After a five year hiatus, Guitar Hero is back with a new ax, a new developer, and a renewed focus on making you feel like a rock star.
DJ Hero developer FreeStyleGames has taken up the series for Guitar Hero Live, coming in fall 2015 to PlayStation 3, PlayStation 4, Wii U, Xbox 360, Xbox One, phones, and tablets. The mobile version is particularly intriguing, as it promises to be identical to the console release, capable of hooking up to a TV or playing on the go. This will be the first entry in the series since 2010’s Guitar Hero: Warriors of Rock.
If video games are about fantasy fulfillment, then Guitar Hero’s appeal has always been for nonmusicians to feel like a rock star. In previous games, that experience was limited to the act of playing the plastic guitar in time with songs. The visuals that accompany the oncoming stream of notes to hit were from the audience perspective, showing your cartoon avatar rocking out in your place. The ethos of Guitar Hero Live is to focus on that fantasy, and build the entire experience around feeling like you’re on stage, playing in front of a live audience. Activision Publishing CEO Eric Hirshberg said that their starting question was whether the game could give you stage fright.
Songs are now played from a first-person perspective up on stage. The cartoon avatars are gone as well, replaced by live, filmed bandmates and audiences that respond dynamically to how you play. Before each song you start backstage, walking by technicians and groupies. A stern, bearded roadie places the guitar over your neck and gives you a nod of approval before you step on stage to face the crowd. The experience is much more immersive than previous games, down to details like a positional sound design that alters the mix based on where you wander on stage.
Each song was filmed live, so if you’re doing well then the crowd will be singing along. Miss a few too many notes, however, and the crowd will sour, booing and telling you exactly how much you suck. Your band is no less forgiving — as I completely lost my hand position during a chorus, I turned around to see the lead singer fuming and the drummer shooting daggers. Pay close attention to the video and the transitions between a happy and an unhappy crowd are pretty obvious, but as background it’s fantastic feedback.
Beyond just removing the cartoon characters, Guitar Hero Live‘s aesthetic is more elegant across the board. The multicolored buttons and fiery bursts have been replaced with clean graphics, mostly using black, white, and wood texture, like a classic Fender Stratocaster. The redesign extends beyond the in-game visuals and to the guitar controller itself, which is brand new for this edition of the game, though Hirshberg promised it will remain forward-compatible at least through the current console cycle.
It’s finally time to pick up that plastic guitar that’s been gathering dust next to your TV for the last few years and put it in the attic, because FreeStyleGames has redesigned the iconic controller with which Harmonix blew our minds for the PlayStation 2 original in 2005. The size, weight, and feel are familiar, but instead of five colorful buttons in a row, the neck boasts six wood-colored buttons in two rows of three. The goal of the redesign is to simultaneously lower the bar for entry while also raising the skill cap at the higher difficulties. Many people (the author, shamefully, included) choked in previous games at the addition of the fifth button and never progressed past Guitar Hero‘s medium difficulty. The new system aims to smooth out that curve from learning into high-level play. At the easiest level, only the bottom three buttons are used. Increasing the difficulty first adds in the top row, and then more complicated chord shapes that rely on both rows at once.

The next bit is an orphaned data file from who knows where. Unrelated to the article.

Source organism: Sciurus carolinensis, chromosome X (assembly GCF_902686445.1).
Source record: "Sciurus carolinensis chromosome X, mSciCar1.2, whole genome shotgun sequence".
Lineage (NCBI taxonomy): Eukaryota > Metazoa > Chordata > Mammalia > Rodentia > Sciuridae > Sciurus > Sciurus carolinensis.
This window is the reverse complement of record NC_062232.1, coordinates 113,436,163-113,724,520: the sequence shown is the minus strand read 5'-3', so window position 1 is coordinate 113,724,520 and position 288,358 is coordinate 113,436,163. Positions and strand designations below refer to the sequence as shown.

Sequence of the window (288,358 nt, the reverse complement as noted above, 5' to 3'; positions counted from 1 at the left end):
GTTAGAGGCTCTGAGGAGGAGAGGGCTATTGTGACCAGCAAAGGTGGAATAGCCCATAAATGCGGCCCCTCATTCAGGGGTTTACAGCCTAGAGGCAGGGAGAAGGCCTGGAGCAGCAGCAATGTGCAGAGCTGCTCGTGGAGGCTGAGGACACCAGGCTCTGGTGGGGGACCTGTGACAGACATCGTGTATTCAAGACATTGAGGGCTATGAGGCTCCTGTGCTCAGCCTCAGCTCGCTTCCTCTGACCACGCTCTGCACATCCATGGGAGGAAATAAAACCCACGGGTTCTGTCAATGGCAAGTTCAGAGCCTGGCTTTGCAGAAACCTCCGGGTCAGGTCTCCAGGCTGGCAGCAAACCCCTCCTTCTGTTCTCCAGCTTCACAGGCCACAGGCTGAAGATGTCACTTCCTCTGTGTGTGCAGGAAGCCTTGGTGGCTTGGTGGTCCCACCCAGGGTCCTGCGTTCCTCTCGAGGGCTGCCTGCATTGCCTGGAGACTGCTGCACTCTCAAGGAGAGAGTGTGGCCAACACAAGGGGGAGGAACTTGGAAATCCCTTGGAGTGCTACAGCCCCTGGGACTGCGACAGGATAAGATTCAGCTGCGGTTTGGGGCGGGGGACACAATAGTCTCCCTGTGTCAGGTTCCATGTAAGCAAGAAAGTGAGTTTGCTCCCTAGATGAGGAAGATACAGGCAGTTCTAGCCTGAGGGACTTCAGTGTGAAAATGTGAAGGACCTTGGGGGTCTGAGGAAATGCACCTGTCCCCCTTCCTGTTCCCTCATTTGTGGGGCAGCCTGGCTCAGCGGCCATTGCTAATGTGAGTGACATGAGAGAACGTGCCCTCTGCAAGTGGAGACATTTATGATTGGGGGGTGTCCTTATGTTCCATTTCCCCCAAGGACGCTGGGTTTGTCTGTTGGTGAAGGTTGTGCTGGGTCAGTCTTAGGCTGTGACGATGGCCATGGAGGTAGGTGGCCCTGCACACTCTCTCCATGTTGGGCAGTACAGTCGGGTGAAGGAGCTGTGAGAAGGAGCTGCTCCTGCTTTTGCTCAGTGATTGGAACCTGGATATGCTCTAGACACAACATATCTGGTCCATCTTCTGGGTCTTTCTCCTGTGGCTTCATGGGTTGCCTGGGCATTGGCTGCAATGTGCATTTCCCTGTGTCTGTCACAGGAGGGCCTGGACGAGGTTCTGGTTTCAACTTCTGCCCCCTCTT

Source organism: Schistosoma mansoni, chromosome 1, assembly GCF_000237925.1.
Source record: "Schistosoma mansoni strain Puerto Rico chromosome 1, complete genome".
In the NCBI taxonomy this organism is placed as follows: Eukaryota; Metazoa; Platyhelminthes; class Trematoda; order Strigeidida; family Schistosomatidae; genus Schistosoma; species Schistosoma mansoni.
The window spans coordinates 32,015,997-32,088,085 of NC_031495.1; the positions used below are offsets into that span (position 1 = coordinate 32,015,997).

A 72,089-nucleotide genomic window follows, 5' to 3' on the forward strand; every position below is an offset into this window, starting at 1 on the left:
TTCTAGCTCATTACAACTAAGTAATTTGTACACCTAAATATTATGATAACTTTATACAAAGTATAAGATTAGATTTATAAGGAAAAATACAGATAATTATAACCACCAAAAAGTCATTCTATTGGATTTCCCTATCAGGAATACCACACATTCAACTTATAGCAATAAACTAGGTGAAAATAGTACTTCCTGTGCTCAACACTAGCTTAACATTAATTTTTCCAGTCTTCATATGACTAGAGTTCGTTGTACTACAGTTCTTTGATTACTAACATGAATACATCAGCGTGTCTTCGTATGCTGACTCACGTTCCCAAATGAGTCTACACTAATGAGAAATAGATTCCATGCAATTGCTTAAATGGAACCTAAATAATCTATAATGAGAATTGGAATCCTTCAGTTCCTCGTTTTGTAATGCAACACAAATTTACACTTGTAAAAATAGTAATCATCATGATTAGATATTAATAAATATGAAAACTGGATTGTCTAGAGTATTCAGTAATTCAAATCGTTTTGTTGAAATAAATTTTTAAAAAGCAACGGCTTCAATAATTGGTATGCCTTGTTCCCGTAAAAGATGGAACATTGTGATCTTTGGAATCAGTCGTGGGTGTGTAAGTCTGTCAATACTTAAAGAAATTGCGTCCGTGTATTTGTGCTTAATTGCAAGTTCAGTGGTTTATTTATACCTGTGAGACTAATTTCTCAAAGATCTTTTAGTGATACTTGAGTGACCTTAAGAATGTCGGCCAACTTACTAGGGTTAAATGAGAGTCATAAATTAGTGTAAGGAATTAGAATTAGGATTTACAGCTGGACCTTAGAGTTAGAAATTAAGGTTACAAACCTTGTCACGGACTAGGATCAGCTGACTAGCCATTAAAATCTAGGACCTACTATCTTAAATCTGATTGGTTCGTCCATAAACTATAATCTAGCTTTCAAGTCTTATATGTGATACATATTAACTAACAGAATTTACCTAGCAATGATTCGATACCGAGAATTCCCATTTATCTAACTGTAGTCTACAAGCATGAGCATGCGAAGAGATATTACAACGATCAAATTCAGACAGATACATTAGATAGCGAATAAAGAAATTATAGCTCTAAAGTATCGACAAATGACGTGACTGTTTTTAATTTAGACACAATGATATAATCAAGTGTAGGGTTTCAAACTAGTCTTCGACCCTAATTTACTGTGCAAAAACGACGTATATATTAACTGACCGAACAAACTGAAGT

Guitar Hero Live also introduces a new gameplay mode, called Guitar Hero TV. It is a network of playable music videos from a wide variety of artists, divided into genre-specific channels. Compete for high scores against both friends and strangers, locally and online. Hundreds of songs will be available at launch, with the promise of more being continually added to the network over time. For the first time in a Guitar Hero or Rock Band game, players will be able to find new music to play, utilizing social media’s tools of sharing and discovery, without having to purchase expansion discs or download individual songs.
The developer did not reveal too much about what music would be available with the game at launch, since it is obviously still an ongoing process, but promised to support a wide range of genres. A few bands cited as already in the game are The Black Keys, My Chemical Romance, and Fall Out Boy, with the lead singers of the latter two making appearances at the reveal event to fumble through their own songs. More details about the game’s set list will no doubt emerge in the coming months leading up to the fall release.